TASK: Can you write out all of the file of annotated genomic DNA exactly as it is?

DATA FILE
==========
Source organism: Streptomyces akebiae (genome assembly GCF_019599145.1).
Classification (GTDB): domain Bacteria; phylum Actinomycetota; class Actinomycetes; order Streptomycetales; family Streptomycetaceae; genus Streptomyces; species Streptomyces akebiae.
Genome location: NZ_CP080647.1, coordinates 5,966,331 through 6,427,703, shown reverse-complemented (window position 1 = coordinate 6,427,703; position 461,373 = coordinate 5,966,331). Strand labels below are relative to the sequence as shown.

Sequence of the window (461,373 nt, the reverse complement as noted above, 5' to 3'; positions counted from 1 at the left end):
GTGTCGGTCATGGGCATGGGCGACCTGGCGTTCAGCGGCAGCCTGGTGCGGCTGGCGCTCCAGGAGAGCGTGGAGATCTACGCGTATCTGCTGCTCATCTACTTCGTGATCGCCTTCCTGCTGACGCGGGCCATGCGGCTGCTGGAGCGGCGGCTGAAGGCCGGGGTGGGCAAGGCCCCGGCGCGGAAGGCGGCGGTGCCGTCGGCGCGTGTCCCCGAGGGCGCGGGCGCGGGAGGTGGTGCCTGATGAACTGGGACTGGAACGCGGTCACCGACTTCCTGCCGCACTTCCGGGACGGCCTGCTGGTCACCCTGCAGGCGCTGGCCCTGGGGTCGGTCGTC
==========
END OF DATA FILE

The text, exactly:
Source organism: Streptomyces akebiae (genome assembly GCF_019599145.1).
Classification (GTDB): domain Bacteria; phylum Actinomycetota; class Actinomycetes; order Streptomycetales; family Streptomycetaceae; genus Streptomyces; species Streptomyces akebiae.
Genome location: NZ_CP080647.1, coordinates 5,966,331 through 6,427,703, shown reverse-complemented (window position 1 = coordinate 6,427,703; position 461,373 = coordinate 5,966,331). Strand labels below are relative to the sequence as shown.

Sequence of the window (461,373 nt, the reverse complement as noted above, 5' to 3'; positions counted from 1 at the left end):
GTGTCGGTCATGGGCATGGGCGACCTGGCGTTCAGCGGCAGCCTGGTGCGGCTGGCGCTCCAGGAGAGCGTGGAGATCTACGCGTATCTGCTGCTCATCTACTTCGTGATCGCCTTCCTGCTGACGCGGGCCATGCGGCTGCTGGAGCGGCGGCTGAAGGCCGGGGTGGGCAAGGCCCCGGCGCGGAAGGCGGCGGTGCCGTCGGCGCGTGTCCCCGAGGGCGCGGGCGCGGGAGGTGGTGCCTGATGAACTGGGACTGGAACGCGGTCACCGACTTCCTGCCGCACTTCCGGGACGGCCTGCTGGTCACCCTGCAGGCGCTGGCCCTGGGGTCGGTCGTC